Periodic Reporting for period 2 - SCARE (Side-Channel Aware Engineering)
Reporting period: 2020-06-01 to 2021-11-30
The first objective of SCARE concerns next generation side-channels. The goal is to discover new sources of leakage, leading to novel covert channel classes that will build a foundation for new types of SCA.
The second objective of SCARE concerns side-channel security assurance. The goal is to encompass side-channel security as part of the development lifecycle.
SCARE focuses on devices and systems that are deployed in the real world to maximize societal impact. This approach ensures that the scientific results of SCARE have a distinct, immediate application, inspired by the implementation characteristics that are the foundation of SCA.
WP1 seeks to deepen the understanding of leakage, exploring known channels but more importantly developing new channels. These new channels will form the basis for next generation side-channel attacks, laying out the groundwork for new classes of attacks for many years to come.
The main result from WP1 so far is the novel PortSmash microarchitecture technique. Applicable in Simultaneous Multithreading (SMT) architectures, PortSmash uses SMT execution engine sharing as a side-channel leakage source. It targets ports to stacks of execution units to create a high-resolution timing side channel due to port contention, inherently stealthy since it does not depend on the memory subsystem.
WP2 seeks to understand the exploitability of the channels from WP1. The focus is on end-to-end side-channel attacks, from triggering the leakage all the way through to complete key recovery.
The main result from WP2 so far is the analysis of Mozilla's NSS open source software library. It is a security-critical library that powers other popular application software, such as the Firefox web browser. We used a combination of two independently-developed SCA security frameworks to identify and test security vulnerabilities. Furthermore, we contributed fixes for the discovered issues.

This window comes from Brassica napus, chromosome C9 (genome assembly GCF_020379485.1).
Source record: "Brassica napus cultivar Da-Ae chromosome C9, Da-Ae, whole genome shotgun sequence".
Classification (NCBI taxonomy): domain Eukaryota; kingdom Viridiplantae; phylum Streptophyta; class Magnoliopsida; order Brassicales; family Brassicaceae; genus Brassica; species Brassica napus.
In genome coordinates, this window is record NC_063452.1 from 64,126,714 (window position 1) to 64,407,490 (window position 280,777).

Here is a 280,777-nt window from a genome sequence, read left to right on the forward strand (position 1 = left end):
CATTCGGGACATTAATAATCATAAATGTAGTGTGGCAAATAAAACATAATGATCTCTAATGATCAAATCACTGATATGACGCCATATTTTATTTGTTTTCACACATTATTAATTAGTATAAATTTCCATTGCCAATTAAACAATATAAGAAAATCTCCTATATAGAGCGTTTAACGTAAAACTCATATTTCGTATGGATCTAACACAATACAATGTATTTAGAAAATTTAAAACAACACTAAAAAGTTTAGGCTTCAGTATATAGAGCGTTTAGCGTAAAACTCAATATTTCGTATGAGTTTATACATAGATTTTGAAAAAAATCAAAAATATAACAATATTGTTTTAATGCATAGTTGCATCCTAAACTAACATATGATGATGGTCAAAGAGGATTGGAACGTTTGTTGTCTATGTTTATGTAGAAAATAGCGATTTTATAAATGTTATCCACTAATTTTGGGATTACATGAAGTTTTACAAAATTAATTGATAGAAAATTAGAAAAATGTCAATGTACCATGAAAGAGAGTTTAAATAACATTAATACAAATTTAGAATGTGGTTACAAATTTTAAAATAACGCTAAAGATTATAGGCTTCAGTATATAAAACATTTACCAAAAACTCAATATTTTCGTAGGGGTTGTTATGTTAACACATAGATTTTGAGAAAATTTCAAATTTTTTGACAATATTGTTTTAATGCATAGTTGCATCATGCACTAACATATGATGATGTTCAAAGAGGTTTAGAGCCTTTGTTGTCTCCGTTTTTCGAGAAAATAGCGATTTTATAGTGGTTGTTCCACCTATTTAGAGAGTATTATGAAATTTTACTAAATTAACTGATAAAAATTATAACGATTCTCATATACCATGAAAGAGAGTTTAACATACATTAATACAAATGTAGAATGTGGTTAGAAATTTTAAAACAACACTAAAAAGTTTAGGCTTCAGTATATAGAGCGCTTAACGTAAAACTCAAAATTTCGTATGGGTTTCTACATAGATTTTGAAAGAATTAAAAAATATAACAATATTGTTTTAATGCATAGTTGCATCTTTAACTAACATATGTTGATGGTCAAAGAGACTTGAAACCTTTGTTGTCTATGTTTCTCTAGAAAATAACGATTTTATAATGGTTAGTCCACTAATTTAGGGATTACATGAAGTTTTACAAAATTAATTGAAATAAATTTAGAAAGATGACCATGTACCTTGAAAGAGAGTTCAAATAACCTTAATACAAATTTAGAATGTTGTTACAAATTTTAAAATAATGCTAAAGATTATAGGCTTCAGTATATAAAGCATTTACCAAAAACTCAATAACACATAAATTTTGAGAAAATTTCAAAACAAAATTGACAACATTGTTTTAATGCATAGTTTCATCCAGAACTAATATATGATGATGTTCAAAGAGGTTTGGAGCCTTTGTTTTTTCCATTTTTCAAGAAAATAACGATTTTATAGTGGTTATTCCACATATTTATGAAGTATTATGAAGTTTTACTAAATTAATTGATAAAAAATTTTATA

WP3 turns to countermeasures. It seeks to develop and evaluate countermeasures to the leakage sources in WP1 and attacks realized in WP2. The aim is a holistic approach, rather than limiting to dedicated mitigations.
The main result from WP3 so far is Triggerflow, a tool for tracking execution paths that, assisted by source annotations, dynamically analyzes the binary through the debugger. The main application of the tool is regression testing for software as part of Continuous Integration (CI), to ensure expected control flow at runtime. We used Triggerflow to establish automated testing through CI for the open source OpenSSL software project.
Societal impact is a key outcome for SCARE. Identifiers for Common Vulnerabilities and Exposures (CVE) span several vendors of real-world security-critical products directly impacted by SCARE results. So far, these include OpenSSL (CVE-2018-0737, CVE-2018-5407, CVE-2019-1547), ARM's Mbed TLS (CVE-2019-18222, CVE-2020-10932), wolfSSL (CVE-2020-11735), and Mozilla's NSS (CVE-2020-12399, CVE-2020-12401, CVE-2020-12402, CVE-2020-6829).